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Originally Posted by avahZ Darkwood
To quote the great sage Paarthurnax smile

“What is better? To be born good or to overcome your evil nature through great effort?”

The more I hear/read that line, the more I loathe what it represents. Being good is not a competition; the world is better with both people that are kind without a second thought and people who are perpetually on the path of self-improvement. Indeed, one can learn from the other: the innately good being can be thankful that they never had to struggle and the evil being struggling to rise in morality sees the unfailingly altruistic/benevolent individual as a source of inspiration.

By the way, this outlook doesn't preclude the possibility of evil beings (i.e., monsters) that cannot change.

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Originally Posted by avahZ Darkwood
For an extreme example, amongst us humans we may consider someone as “good” but a cow being raised for food would see us a bad.
This seems like false example ...

Even the best among Good beings hunt, eat, and kill ... sometimes even without remorse, or second thougths. And it never made them anymore Evil. wink

If you would like to use Cow raised for food as example ...

Good character would give her as full life as possible, enough space, good food, proper medical care, and kill her as clean and painless as possible.

Evil character on the other hand would probably keep her in some dark, deep, depresive shed, surounded by remains of other cows, almost starved to death and most likely will even torture her just for fun, before he kill her.

Originally Posted by avahZ Darkwood
A Goblin that eats other sentient beings, may be a good provider for it’s clan and a hero.
Being a hero in eyes of your Evil race doesnt make you much less Evil. laugh

The point of Alignments isnt to determine if your character is popular among his own people, but to determine if those people have higher chance to help you (good), harm you (evil), or ignore you (neutral). wink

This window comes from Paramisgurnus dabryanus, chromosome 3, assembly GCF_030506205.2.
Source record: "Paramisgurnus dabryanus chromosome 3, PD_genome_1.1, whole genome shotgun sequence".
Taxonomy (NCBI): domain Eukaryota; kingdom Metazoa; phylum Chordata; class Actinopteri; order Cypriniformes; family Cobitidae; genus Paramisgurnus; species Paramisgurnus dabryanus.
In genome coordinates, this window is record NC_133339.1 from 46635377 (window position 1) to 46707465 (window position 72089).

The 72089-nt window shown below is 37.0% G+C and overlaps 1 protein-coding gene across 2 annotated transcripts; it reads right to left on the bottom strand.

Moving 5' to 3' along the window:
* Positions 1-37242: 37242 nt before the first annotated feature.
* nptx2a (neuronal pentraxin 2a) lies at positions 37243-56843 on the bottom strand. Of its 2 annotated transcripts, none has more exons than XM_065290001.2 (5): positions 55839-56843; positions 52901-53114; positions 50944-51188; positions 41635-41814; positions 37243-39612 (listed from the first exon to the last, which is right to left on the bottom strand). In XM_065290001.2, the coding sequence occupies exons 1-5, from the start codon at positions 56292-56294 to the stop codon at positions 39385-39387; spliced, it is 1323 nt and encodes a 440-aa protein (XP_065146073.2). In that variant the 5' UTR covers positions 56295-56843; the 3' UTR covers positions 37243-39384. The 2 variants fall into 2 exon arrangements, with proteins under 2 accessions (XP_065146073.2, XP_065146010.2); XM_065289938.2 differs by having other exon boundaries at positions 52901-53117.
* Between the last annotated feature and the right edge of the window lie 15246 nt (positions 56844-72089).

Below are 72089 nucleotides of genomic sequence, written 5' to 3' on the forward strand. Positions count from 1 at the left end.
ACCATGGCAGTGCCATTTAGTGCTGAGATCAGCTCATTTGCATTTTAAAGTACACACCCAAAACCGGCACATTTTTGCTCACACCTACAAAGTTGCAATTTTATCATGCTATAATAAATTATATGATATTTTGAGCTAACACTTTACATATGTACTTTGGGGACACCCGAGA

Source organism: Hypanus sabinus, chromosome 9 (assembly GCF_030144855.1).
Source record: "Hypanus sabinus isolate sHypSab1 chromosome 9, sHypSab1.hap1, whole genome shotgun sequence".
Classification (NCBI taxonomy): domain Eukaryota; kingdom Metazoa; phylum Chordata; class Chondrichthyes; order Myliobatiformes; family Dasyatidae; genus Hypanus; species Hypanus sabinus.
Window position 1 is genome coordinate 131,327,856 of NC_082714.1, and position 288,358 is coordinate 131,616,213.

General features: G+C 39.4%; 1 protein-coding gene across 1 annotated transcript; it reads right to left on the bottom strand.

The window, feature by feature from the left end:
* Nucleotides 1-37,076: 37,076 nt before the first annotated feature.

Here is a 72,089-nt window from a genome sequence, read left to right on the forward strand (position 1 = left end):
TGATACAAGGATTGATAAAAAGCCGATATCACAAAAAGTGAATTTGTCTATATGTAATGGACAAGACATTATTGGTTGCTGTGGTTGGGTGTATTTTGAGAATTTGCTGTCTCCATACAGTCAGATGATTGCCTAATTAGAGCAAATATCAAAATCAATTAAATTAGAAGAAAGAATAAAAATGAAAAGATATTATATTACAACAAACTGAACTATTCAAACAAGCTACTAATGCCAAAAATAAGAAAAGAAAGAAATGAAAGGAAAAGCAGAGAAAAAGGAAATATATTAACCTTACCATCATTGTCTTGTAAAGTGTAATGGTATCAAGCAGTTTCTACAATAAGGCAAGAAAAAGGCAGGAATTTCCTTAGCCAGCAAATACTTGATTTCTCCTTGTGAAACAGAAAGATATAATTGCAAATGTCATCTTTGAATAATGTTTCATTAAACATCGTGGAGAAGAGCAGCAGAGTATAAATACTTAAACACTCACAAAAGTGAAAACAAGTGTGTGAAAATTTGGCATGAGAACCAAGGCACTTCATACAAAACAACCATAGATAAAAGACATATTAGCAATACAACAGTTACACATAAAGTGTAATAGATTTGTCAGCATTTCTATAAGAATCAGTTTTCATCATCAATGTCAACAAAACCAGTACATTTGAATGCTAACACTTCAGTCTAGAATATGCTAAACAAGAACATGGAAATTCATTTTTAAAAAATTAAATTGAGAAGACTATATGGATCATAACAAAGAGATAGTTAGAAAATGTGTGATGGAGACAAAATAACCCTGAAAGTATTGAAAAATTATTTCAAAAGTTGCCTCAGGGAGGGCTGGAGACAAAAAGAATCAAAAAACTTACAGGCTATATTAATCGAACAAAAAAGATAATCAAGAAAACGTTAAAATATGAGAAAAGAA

That said, Goblin who provided sentient beings as food for his own clan is still Evil, even tho he helped "technically" his own ...
For one, he sees other races as lesser, that is one of signs for Evil character.
For two, he attacked them and get their bodies to be eaten ... if he would be Good, he would search for option to feed his own while make minimal harm to the others ... wich would probably mean gather some wildberries, or (presuming Goblins are purely carnivous) even steal some meat from those sentient beings rather than just kill and eat them. smile
And finaly, the fact that other Goblins eat here is just side effect, they didnt attacked to feed others, they just attacked and then there was meat that could be eaten. laugh

Originally Posted by avahZ Darkwood
A white dragon may not be innately evil per say, but will see other beings like a cat sees a rat.
But they are ...
That is difference between DnD and Reality ... in our world we are beings of free will, capable of anything on scale between Lawfull Good and Chaotic Evil ...

In DnD tho, there are beings who dont have such luxury ...
- Either they "tend to ne G/E", that is still better option, since they can willingly fight it if they want to, but still its not so easy for them as for others who dont "ted to G/E" ... example would be Half-Orcs
- Or (and that is also quite common), they simply "are G/E", wich basicaly mean that they cannot understand the concept of other Alingment ... such being isnt Evil bcs it choose to, its simply its nature, just as we tend to think about this, just as wild animal either runs or attack ... in the same manner they Destroy, kill, torture, and do all those Evil stuff ... their heads (or souls if you wish) are simply unable to grip any other concept.

To put it simply ...
If you use wounded animal as an example ...

Good character see someone who needs help.
Neutral character see wounded animal.
Evil character see a toy.

And they all can see food. wink

Sometimes it is cultural (then there is possibility for redemption, but it is hard and long road), sometimes it is their nature (then they are basicaly lost).
There are exceptions tho, but as Niara (i believe) allready said here ... being who manage to change his aligment ceases to exist, and is shaped to its new form fitting the new alignment.
I mean have you ever seen Zariel (celestial / fiend) ?

Originally Posted by avahZ Darkwood
I personally don’t mind beings that are innate in alignment, but I love redemption and execration story lines.
They pisses me off to be honest ...
Redemption stories are so often theese days it almost feels like a propaganda ... it has ben ages since i enjoyed good corruption story in game. frown

I believe there should be ballance in this.

Originally Posted by avahZ Darkwood